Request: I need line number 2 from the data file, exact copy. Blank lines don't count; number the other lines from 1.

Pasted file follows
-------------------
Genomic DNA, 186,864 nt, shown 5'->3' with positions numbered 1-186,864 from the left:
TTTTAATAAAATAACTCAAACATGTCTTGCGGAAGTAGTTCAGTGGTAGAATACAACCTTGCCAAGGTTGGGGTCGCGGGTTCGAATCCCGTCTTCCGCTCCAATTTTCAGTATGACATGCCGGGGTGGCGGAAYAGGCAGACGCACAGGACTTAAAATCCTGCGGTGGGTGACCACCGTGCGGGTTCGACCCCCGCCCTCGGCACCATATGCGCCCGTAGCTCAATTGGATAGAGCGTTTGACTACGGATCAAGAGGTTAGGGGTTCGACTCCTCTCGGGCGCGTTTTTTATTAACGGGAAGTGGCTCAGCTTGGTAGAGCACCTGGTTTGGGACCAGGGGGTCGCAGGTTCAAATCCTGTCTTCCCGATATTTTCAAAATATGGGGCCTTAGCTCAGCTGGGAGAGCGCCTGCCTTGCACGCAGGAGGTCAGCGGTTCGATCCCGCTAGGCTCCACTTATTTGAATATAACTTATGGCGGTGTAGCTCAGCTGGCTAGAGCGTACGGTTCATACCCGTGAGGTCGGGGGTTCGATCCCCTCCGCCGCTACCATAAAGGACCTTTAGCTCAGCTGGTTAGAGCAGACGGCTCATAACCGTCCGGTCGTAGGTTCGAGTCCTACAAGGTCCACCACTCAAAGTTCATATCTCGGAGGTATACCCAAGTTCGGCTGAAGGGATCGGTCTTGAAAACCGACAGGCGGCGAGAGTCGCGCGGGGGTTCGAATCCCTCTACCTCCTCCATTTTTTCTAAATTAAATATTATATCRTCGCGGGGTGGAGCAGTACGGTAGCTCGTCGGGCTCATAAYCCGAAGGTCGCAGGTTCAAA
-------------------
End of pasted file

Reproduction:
TTTTAATAAAATAACTCAAACATGTCTTGCGGAAGTAGTTCAGTGGTAGAATACAACCTTGCCAAGGTTGGGGTCGCGGGTTCGAATCCCGTCTTCCGCTCCAATTTTCAGTATGACATGCCGGGGTGGCGGAAYAGGCAGACGCACAGGACTTAAAATCCTGCGGTGGGTGACCACCGTGCGGGTTCGACCCCCGCCCTCGGCACCATATGCGCCCGTAGCTCAATTGGATAGAGCGTTTGACTACGGATCAAGAGGTTAGGGGTTCGACTCCTCTCGGGCGCGTTTTTTATTAACGGGAAGTGGCTCAGCTTGGTAGAGCACCTGGTTTGGGACCAGGGGGTCGCAGGTTCAAATCCTGTCTTCCCGATATTTTCAAAATATGGGGCCTTAGCTCAGCTGGGAGAGCGCCTGCCTTGCACGCAGGAGGTCAGCGGTTCGATCCCGCTAGGCTCCACTTATTTGAATATAACTTATGGCGGTGTAGCTCAGCTGGCTAGAGCGTACGGTTCATACCCGTGAGGTCGGGGGTTCGATCCCCTCCGCCGCTACCATAAAGGACCTTTAGCTCAGCTGGTTAGAGCAGACGGCTCATAACCGTCCGGTCGTAGGTTCGAGTCCTACAAGGTCCACCACTCAAAGTTCATATCTCGGAGGTATACCCAAGTTCGGCTGAAGGGATCGGTCTTGAAAACCGACAGGCGGCGAGAGTCGCGCGGGGGTTCGAATCCCTCTACCTCCTCCATTTTTTCTAAATTAAATATTATATCRTCGCGGGGTGGAGCAGTACGGTAGCTCGTCGGGCTCATAAYCCGAAGGTCGCAGGTTCAAA